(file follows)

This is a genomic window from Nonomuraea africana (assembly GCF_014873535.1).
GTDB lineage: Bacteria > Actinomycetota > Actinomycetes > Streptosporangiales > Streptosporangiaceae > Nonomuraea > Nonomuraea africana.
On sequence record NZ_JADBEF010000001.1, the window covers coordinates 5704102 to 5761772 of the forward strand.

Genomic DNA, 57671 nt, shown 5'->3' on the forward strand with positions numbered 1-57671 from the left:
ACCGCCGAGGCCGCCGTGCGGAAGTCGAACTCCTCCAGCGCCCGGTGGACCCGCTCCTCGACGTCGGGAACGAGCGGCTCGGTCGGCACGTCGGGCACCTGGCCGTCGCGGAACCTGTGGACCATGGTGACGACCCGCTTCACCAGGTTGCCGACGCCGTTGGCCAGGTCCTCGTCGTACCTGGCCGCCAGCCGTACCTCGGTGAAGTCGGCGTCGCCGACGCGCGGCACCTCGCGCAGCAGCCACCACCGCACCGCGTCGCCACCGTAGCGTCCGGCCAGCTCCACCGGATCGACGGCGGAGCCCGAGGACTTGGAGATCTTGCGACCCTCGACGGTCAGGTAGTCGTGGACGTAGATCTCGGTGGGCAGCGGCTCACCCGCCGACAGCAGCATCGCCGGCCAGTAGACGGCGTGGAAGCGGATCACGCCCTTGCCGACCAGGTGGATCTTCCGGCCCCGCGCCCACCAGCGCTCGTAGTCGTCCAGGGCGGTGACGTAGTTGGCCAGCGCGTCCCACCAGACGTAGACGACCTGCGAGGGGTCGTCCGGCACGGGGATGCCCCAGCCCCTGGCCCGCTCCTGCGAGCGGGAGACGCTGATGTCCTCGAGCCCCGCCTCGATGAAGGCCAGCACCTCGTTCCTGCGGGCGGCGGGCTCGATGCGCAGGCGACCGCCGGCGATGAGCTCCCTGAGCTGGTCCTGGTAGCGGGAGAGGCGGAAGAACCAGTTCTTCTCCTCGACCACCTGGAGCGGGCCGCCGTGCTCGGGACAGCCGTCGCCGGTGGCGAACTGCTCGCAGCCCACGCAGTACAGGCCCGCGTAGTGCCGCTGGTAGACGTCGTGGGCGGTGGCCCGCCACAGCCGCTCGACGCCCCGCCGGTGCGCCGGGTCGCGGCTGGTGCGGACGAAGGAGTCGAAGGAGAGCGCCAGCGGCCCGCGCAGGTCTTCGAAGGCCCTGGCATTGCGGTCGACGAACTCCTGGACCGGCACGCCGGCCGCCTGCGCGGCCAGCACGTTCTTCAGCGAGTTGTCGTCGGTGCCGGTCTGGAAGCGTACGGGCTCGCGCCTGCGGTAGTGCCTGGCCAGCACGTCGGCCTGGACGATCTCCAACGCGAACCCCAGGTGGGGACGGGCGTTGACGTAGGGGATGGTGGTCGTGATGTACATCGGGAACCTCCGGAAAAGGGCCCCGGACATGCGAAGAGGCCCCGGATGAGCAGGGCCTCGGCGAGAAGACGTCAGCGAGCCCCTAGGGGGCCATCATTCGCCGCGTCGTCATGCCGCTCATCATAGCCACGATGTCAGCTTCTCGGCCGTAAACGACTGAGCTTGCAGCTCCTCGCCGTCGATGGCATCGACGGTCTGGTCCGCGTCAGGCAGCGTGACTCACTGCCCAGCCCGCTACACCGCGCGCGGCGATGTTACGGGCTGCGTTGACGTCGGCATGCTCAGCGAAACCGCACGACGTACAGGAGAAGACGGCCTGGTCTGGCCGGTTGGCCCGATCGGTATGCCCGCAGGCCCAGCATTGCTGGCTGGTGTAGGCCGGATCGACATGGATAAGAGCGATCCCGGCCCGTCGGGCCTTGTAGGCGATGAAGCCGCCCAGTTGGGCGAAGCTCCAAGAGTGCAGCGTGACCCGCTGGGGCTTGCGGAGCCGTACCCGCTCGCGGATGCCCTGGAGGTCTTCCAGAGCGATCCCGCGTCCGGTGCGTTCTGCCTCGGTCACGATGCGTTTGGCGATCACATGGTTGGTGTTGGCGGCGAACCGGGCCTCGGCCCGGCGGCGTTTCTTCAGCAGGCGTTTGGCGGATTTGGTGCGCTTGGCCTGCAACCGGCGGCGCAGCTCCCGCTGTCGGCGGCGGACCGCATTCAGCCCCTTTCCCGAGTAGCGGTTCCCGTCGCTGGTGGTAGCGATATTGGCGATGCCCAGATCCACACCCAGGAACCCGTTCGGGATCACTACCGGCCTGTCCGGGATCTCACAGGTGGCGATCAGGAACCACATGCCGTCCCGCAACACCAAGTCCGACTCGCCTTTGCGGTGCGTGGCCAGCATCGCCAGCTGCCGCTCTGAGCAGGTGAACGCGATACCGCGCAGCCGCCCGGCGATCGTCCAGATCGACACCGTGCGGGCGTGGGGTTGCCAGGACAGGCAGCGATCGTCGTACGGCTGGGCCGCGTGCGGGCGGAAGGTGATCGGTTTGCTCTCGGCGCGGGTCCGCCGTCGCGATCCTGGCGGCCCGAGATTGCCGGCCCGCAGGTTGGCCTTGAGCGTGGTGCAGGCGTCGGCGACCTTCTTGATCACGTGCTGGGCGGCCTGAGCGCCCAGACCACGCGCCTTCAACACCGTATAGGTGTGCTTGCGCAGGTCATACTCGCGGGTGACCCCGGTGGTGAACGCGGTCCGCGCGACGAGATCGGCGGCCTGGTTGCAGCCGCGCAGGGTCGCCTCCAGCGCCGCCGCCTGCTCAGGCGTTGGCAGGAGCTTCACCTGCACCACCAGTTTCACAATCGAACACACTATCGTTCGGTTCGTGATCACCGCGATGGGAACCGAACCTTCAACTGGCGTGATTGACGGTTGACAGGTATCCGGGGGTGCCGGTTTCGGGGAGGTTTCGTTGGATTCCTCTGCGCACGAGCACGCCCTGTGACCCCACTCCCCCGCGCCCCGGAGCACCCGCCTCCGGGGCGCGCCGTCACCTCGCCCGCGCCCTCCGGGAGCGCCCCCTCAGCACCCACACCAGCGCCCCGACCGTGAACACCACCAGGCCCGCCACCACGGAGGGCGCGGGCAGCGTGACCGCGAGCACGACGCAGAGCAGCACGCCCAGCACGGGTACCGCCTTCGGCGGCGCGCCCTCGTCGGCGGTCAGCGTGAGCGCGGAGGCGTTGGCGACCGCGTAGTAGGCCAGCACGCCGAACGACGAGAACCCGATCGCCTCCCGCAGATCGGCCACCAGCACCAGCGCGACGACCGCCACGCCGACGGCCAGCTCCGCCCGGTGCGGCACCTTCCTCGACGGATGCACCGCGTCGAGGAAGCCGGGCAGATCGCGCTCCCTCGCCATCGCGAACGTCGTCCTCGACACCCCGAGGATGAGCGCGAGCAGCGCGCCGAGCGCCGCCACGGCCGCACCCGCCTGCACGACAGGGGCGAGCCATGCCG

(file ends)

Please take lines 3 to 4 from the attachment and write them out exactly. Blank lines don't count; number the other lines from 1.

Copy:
On sequence record NZ_JADBEF010000001.1, the window covers coordinates 5704102 to 5761772 of the forward strand.

Genomic DNA, 57671 nt, shown 5'->3' on the forward strand with positions numbered 1-57671 from the left: